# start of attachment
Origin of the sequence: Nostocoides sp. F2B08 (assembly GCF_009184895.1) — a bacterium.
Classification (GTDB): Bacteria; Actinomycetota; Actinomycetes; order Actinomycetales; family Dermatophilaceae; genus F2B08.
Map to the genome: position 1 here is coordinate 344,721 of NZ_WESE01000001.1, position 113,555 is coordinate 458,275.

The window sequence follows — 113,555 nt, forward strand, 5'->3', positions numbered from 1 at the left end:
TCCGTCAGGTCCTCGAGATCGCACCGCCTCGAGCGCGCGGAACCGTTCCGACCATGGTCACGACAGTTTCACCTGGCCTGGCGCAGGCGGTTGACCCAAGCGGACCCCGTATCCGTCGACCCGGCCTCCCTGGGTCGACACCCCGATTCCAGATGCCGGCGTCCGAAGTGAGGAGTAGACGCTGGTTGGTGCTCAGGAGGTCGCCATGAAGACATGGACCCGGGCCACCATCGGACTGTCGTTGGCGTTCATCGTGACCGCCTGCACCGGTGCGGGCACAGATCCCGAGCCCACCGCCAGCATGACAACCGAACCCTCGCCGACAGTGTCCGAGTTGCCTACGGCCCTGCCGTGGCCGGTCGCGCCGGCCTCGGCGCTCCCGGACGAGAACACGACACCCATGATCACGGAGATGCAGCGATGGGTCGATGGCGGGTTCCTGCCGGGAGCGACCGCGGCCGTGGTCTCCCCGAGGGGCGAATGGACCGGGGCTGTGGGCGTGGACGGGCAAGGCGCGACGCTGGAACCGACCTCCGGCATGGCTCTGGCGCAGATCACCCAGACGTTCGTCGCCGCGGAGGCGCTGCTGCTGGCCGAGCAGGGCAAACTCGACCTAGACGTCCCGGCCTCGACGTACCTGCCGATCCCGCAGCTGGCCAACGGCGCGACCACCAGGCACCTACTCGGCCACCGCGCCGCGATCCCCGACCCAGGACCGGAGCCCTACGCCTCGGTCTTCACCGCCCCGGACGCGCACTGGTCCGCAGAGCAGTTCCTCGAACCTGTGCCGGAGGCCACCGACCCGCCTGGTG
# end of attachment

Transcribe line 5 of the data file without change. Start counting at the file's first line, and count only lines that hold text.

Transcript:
TCCGTCAGGTCCTCGAGATCGCACCGCCTCGAGCGCGCGGAACCGTTCCGACCATGGTCACGACAGTTTCACCTGGCCTGGCGCAGGCGGTTGACCCAAGCGGACCCCGTATCCGTCGACCCGGCCTCCCTGGGTCGACACCCCGATTCCAGATGCCGGCGTCCGAAGTGAGGAGTAGACGCTGGTTGGTGCTCAGGAGGTCGCCATGAAGACATGGACCCGGGCCACCATCGGACTGTCGTTGGCGTTCATCGTGACCGCCTGCACCGGTGCGGGCACAGATCCCGAGCCCACCGCCAGCATGACAACCGAACCCTCGCCGACAGTGTCCGAGTTGCCTACGGCCCTGCCGTGGCCGGTCGCGCCGGCCTCGGCGCTCCCGGACGAGAACACGACACCCATGATCACGGAGATGCAGCGATGGGTCGATGGCGGGTTCCTGCCGGGAGCGACCGCGGCCGTGGTCTCCCCGAGGGGCGAATGGACCGGGGCTGTGGGCGTGGACGGGCAAGGCGCGACGCTGGAACCGACCTCCGGCATGGCTCTGGCGCAGATCACCCAGACGTTCGTCGCCGCGGAGGCGCTGCTGCTGGCCGAGCAGGGCAAACTCGACCTAGACGTCCCGGCCTCGACGTACCTGCCGATCCCGCAGCTGGCCAACGGCGCGACCACCAGGCACCTACTCGGCCACCGCGCCGCGATCCCCGACCCAGGACCGGAGCCCTACGCCTCGGTCTTCACCGCCCCGGACGCGCACTGGTCCGCAGAGCAGTTCCTCGAACCTGTGCCGGAGGCCACCGACCCGCCTGGTG